In our last post, we discussed how multifactor authentication (MFA) can help secure privileged accounts. Adding a second factor of authentication, such as a physical ID card or fingerprint, can prevent hackers from using a stolen username and password to gain access to a privileged account. That’s why security experts recommend MFA and many government and industry regulations require it for remote administrator access.
So-called “jump servers” or “jump boxes” can also protect privileged credentials and help meet regulatory requirements for network segmentation. A jump server is implemented within the production network, which is separated from the IT operations network by a firewall. IT personnel connect to this highly secure machine before connecting to mother servers or performing administrative tasks. Jump servers are also used to give third-party service providers and software vendors access to the production network and to provide a central repository for a privileged access audit trail.
A related concept is the secure admin workstation, a locked-down computer that admins must use to connect to production systems. Neither jump servers nor secure admin workstations should ever be used for high-risk activities such as web browsing, email, or productivity apps. These activities expose the system to malware and hacking attempts, which could lead to compromise of privileged credentials.
Jump servers have been around since the early 1990s and traditionally were homegrown systems built with available hardware. The problem with these systems is they don’t truly isolate the production environment. If hackers obtain privileged credentials, they can simply connect to the jump server, access sensitive systems, and delete log files to cover their tracks. If an insider knows the privileged credentials for the target system, there’s nothing to prevent that person from simply bypassing the jump server.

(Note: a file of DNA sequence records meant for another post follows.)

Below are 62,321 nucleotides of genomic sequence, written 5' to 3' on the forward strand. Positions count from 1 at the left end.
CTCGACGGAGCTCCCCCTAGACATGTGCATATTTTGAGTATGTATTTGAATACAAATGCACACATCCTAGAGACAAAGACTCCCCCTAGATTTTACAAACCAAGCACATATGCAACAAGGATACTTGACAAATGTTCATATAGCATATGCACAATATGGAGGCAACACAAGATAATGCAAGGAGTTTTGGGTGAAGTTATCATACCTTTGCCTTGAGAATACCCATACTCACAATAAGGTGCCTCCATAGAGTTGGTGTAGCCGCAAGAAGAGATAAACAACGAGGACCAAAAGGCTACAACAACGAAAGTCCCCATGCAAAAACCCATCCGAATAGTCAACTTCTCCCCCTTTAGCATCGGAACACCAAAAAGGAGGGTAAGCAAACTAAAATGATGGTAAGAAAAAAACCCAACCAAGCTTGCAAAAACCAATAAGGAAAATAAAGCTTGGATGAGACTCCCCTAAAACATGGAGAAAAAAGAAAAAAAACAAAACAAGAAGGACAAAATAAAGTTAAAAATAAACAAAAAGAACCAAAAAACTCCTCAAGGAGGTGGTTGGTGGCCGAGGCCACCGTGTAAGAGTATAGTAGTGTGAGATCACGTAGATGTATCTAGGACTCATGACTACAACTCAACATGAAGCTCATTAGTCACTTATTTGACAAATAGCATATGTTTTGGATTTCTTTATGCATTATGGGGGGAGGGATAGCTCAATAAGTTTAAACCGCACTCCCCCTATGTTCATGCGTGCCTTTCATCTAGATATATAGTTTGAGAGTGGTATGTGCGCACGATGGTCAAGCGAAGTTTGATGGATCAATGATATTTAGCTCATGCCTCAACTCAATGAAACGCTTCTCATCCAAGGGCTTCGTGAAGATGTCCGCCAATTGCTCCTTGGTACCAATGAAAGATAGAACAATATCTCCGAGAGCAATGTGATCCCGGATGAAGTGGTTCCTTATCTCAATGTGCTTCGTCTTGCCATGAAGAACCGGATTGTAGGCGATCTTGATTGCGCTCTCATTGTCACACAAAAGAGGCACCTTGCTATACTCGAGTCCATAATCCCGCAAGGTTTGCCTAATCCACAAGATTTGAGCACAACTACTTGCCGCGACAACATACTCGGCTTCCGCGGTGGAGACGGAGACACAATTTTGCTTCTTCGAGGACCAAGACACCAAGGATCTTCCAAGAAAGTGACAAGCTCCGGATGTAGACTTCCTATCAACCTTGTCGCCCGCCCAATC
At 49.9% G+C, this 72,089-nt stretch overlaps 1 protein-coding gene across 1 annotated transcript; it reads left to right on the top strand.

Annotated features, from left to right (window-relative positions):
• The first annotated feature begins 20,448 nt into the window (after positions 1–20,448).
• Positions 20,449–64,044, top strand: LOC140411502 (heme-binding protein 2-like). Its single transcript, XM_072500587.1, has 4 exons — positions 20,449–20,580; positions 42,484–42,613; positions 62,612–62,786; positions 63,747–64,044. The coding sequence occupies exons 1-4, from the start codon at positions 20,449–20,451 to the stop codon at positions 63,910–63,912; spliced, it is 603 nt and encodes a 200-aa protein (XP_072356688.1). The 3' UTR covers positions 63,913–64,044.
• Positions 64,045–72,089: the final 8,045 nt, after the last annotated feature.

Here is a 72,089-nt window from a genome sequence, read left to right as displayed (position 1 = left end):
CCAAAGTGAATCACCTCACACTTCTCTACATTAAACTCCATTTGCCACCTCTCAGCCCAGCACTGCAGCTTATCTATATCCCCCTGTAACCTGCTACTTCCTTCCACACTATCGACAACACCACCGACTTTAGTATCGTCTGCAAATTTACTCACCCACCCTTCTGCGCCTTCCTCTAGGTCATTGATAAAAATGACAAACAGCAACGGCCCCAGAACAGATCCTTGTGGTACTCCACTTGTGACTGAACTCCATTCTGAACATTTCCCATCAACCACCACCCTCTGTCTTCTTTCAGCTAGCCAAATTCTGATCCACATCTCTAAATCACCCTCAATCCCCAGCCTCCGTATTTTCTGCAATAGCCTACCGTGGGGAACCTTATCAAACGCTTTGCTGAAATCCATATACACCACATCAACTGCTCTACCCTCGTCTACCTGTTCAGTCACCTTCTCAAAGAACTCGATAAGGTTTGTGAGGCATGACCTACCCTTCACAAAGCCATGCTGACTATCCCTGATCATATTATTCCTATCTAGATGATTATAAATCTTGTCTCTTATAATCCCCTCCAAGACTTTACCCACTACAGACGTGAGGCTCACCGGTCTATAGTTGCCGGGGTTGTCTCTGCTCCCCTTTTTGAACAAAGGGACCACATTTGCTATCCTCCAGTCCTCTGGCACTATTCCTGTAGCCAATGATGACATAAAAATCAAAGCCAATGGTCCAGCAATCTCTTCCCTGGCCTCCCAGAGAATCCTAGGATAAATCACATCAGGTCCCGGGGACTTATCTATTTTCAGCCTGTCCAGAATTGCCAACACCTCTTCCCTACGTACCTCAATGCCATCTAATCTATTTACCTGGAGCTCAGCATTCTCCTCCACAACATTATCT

Furthermore, jump servers don’t provide true accountability, particularly if privileged credentials are shared. There’s no way to know exactly who logged in at a particular time and no way to implement granular access controls that restrict specific users to specific target systems. And while jump servers maintain log files, they don’t provide keystroke logging or command-level monitoring of privileged sessions.
CyberArk’s Privileged Session Manager (PSM) eliminates these issues. By using PSM as a jump server, organizations can completely isolate target systems from the remote desktop. Administrators log in to the PSM server via a secure web portal (directly if internal or through a VPN if remote) and select the target system they need to access. Users will only be able to connect to systems they are authorized to log into.
The administrator’s session runs on an isolated secure proxy, preventing any malware that might be present on the desktop from spreading to the target system. Privileged credentials cannot be hijacked because they aren’t entered by the administrator or stored in the remote desktop’s memory.
All privileged sessions can be monitored in real time if malicious activity is suspected, or video can be recorded for later playback. The recordings and audit logs are saved to tamper-proof storage in a fully searchable archive that enables rapid investigation of security incidents.
Jump servers can help to isolate production systems, but legacy homegrown solutions leave security gaps. Let Clango’s CyberArk-certified engineers show you how PSM provides greater protection and accountability.
For more information about CyberArk Privileged Session Manager, please send us an email at (email@example.com).